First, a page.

E: Daniella@PLAYMadagascar.com T: +261 032 4343 652

Author’s Note

PLAY has been seven years in the making, and maybe longer. But as much as it’s about taking a chance, it’s scary to step in – as more than ideas, there’s new possibilities of failure. A mentor of mine, Alison Jolly, showed us that there is no such thing when you care, just lessons learned on a longer journey. So when she passed away this February, there was a hole of how to embody that hope to keep looking towards the future, seems I better try. Truth is it’s less confidence and more the only thing to do after losing the person whose positivity made you believe in possibilities:  start leaping yourself.

What makes us give our lives to the unknown in this bizarre faraway land? It’s not only the needs – it always begins with inspiration. Alison Jolly first arrived to Madagascar in 1963 to study ring tailed lemurs, opening doors for research and caring measures throughout the island. She lovingly advocated space for the voices of children and lemurs, playing across policy and daily life, encouraging the talent of foreign researchers and the capabilities of its people, and keeping our Madagascar-loving community supporting those whose home and lives rely on it (Malagasy people).

She began her journey discovering female dominance of lemurs, noticing everything with the insight of a well-trained eye. Everyone and everything Madagascar-related drew out her glimmer, though she was deeply concerned with the education system. She observed powerful decisions being made, reminding conservationists to think about education as a priority. In her final years, she wrote a series of picture books to introduce children to their lemurs, which she hoped would evolve into avenues for traditional folklore and children’s storytelling.

Anyone that knew Alison knew she was fighting for education her whole career. She noticed early on that the education system never mentioned Madagascar’s unique biodiversity and only offered looming warnings that their means for survival would hurt their future and the forest. She taught me that empowerment arises from noticing the riches in what’s already there, and allowing these different voices to create their hopeful future.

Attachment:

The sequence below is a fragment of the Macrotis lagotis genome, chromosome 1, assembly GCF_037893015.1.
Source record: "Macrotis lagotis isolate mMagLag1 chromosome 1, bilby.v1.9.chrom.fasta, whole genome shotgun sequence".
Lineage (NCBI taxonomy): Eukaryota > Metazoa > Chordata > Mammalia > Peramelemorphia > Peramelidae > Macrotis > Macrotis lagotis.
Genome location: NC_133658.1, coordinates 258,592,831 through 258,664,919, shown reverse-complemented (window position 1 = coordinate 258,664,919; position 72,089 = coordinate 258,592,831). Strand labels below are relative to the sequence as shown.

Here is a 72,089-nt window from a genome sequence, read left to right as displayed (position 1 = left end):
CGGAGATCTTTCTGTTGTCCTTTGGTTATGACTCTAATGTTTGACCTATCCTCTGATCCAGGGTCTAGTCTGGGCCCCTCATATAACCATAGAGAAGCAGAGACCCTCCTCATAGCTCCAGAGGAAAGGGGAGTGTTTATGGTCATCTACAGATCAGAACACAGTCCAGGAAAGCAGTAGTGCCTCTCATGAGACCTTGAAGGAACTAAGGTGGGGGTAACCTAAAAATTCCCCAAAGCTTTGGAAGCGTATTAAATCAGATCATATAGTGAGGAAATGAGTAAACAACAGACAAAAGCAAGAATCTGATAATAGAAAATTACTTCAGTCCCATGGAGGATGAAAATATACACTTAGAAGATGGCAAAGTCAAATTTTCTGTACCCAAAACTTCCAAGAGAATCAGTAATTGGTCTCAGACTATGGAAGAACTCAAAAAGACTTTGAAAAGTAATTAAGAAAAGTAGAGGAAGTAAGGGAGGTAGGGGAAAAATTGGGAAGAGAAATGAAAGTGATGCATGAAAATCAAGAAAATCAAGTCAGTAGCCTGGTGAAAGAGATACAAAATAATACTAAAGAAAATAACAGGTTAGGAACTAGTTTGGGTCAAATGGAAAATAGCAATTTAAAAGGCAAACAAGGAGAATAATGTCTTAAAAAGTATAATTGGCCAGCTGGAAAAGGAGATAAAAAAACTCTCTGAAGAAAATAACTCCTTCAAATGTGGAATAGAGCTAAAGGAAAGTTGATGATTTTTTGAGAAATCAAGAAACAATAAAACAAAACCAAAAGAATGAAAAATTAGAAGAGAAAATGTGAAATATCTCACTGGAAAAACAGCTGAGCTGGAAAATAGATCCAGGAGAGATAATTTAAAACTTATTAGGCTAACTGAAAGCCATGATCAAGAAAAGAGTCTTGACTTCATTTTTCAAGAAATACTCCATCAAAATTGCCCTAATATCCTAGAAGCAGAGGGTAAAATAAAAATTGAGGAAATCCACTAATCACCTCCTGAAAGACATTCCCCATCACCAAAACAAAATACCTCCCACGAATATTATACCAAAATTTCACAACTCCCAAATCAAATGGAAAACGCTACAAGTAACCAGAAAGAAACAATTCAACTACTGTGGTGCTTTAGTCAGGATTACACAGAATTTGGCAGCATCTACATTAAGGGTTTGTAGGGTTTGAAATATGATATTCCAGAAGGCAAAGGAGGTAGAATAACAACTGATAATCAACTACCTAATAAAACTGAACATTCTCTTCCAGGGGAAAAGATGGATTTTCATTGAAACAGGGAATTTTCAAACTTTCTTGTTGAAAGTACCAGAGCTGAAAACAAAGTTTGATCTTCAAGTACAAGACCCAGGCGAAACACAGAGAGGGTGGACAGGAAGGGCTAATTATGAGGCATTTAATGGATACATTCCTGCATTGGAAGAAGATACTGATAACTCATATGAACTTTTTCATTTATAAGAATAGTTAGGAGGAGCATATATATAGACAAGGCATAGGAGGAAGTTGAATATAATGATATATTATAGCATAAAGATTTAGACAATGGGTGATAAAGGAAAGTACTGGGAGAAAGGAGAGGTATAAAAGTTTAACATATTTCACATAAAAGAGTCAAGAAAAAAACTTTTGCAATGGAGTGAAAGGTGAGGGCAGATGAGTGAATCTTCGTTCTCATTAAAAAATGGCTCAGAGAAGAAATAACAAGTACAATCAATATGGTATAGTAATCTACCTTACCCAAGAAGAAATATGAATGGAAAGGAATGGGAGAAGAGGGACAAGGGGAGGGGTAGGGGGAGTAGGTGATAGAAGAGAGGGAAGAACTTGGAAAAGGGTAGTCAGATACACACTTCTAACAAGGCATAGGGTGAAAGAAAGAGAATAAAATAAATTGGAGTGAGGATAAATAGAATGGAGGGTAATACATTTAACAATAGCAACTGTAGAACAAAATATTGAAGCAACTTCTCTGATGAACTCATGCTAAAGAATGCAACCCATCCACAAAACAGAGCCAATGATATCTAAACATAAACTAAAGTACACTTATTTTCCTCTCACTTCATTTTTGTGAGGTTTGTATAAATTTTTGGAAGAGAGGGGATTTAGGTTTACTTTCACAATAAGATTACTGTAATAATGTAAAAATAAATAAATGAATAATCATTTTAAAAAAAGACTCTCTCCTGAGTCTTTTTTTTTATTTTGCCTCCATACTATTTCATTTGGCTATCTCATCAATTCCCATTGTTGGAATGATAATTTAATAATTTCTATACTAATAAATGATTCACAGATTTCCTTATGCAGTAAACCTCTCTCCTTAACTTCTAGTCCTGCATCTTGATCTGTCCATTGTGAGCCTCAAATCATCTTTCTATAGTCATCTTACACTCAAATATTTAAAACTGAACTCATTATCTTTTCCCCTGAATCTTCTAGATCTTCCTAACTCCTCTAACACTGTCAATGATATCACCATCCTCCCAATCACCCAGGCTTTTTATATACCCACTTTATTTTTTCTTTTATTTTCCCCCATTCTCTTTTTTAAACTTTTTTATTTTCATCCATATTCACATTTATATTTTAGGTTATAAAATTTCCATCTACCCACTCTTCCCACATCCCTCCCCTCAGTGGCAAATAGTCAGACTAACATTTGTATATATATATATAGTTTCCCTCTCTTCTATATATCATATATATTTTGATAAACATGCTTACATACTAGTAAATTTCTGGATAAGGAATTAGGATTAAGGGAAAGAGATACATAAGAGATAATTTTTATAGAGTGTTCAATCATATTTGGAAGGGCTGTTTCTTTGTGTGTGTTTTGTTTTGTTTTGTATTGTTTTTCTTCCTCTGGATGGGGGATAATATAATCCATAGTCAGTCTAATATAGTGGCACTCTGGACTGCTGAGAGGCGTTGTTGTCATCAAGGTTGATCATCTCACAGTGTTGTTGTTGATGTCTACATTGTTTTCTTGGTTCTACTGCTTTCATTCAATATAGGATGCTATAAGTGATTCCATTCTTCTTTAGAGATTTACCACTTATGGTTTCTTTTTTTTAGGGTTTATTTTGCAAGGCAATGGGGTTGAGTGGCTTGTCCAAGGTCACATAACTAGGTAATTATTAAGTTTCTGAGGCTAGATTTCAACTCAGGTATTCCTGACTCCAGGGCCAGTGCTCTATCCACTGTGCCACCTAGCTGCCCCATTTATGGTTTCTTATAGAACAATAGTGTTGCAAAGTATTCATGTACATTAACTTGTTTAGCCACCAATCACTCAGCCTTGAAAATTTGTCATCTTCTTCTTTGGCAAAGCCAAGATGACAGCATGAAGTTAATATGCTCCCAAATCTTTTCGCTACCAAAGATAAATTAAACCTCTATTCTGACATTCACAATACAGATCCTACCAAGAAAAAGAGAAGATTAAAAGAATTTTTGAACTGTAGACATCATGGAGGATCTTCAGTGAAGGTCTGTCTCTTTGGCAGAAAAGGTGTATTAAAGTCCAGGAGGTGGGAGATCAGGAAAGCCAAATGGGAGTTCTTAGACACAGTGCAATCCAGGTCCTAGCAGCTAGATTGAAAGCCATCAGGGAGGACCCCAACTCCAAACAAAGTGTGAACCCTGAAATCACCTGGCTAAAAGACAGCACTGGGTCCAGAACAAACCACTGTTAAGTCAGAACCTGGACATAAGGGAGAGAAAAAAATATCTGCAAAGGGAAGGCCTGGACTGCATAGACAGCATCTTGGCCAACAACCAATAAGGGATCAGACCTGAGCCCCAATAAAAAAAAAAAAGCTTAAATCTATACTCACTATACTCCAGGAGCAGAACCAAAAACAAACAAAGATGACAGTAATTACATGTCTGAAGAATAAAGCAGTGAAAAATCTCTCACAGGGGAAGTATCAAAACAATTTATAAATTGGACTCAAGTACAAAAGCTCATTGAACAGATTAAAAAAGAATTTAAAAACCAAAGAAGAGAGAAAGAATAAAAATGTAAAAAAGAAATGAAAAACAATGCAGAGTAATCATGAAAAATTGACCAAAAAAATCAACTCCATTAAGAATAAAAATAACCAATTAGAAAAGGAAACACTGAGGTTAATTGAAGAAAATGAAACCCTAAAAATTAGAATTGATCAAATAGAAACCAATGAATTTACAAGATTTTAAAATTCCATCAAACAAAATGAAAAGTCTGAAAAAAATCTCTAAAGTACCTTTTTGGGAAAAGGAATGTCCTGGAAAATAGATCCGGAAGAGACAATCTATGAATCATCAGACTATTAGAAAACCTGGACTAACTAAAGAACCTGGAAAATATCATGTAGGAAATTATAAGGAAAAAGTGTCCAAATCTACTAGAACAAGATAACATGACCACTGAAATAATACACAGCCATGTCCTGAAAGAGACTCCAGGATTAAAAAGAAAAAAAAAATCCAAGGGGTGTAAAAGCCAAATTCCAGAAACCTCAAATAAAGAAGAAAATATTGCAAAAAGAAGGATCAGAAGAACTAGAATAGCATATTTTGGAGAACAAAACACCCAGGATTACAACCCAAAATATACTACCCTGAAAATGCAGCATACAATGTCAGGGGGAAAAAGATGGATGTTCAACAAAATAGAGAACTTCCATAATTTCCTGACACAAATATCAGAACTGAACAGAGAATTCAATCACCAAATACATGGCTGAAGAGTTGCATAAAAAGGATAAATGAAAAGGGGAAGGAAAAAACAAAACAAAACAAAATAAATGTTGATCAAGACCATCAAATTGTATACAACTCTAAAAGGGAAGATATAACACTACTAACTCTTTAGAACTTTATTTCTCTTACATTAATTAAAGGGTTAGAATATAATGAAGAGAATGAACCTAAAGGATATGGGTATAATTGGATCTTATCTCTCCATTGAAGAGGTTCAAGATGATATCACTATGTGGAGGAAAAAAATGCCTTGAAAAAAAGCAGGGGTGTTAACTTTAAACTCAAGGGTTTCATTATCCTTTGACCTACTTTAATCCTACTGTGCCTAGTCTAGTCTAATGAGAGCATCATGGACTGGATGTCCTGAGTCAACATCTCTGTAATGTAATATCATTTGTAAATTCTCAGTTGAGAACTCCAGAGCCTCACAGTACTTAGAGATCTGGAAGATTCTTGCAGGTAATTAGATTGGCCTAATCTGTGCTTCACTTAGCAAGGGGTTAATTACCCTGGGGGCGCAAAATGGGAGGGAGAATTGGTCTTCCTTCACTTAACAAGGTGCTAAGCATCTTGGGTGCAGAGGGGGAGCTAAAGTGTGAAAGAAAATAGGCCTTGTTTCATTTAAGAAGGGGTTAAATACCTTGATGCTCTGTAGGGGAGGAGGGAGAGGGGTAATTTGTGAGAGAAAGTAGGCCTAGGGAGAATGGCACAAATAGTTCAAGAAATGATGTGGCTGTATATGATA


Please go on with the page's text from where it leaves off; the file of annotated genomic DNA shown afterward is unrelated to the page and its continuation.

PLAY will be dedicated to her: to listen to both those working towards conservation, and rural communities whose inclusions are subject to their will, to adapt inclusive conservation and education across perspectives.

Alison Jolly

Family comes over for tea

I first came to the eastern forest to study. Madagascar didn’t follow any rules: a place with a rediculous imagination. It never added up that a place so wondrous and full of spirits, connected to life beyond the living, would give up hope for their children and future. I felt like I stumbled into hope one night, when hiding out from the rain in a schoolhouse.

During fieldwork, I’d been meeting remote teachers concerned about preparing children, noticing changing environments, yet insecure about what to do and where they fit in more globally. They were the most caring teachers I had ever met, yet were at a total loss to prepare their students for what matters. I began to think about the living laboratory right in their backyard, and how conservation was a resource for sustainable change, but they were left out of those conversations that shaped their lives.

I left the schoolhouse to sit alone on a rock under a full moon, thinking how the generosity and children’s untapped creativity all fit together, and got a feeling life was taking a turn (maybe that surreal setting – I don’t know). But it did. Conversations began with conservation mothers, Patricia Wright, who led me to Alison Jolly, and we would talk and talk about how to bring together expertise from different disciplines to include children in determining their future.

Madagascar’s traditional structure, complex needs, and her hope for the Ako books came up as an entry point to children writing their own stories and those from their communities. We would explore how teachers learn and how to begin working with them to come up with their own intentions. But all these conversations were conversations. And while it’s hard to imagine beginning this alone, this story can’t end about me, but it needs to become about Madagascar.

Join us for the beginnings, as we step foot into this project’s living story.

Mastoa, Daniella Rabino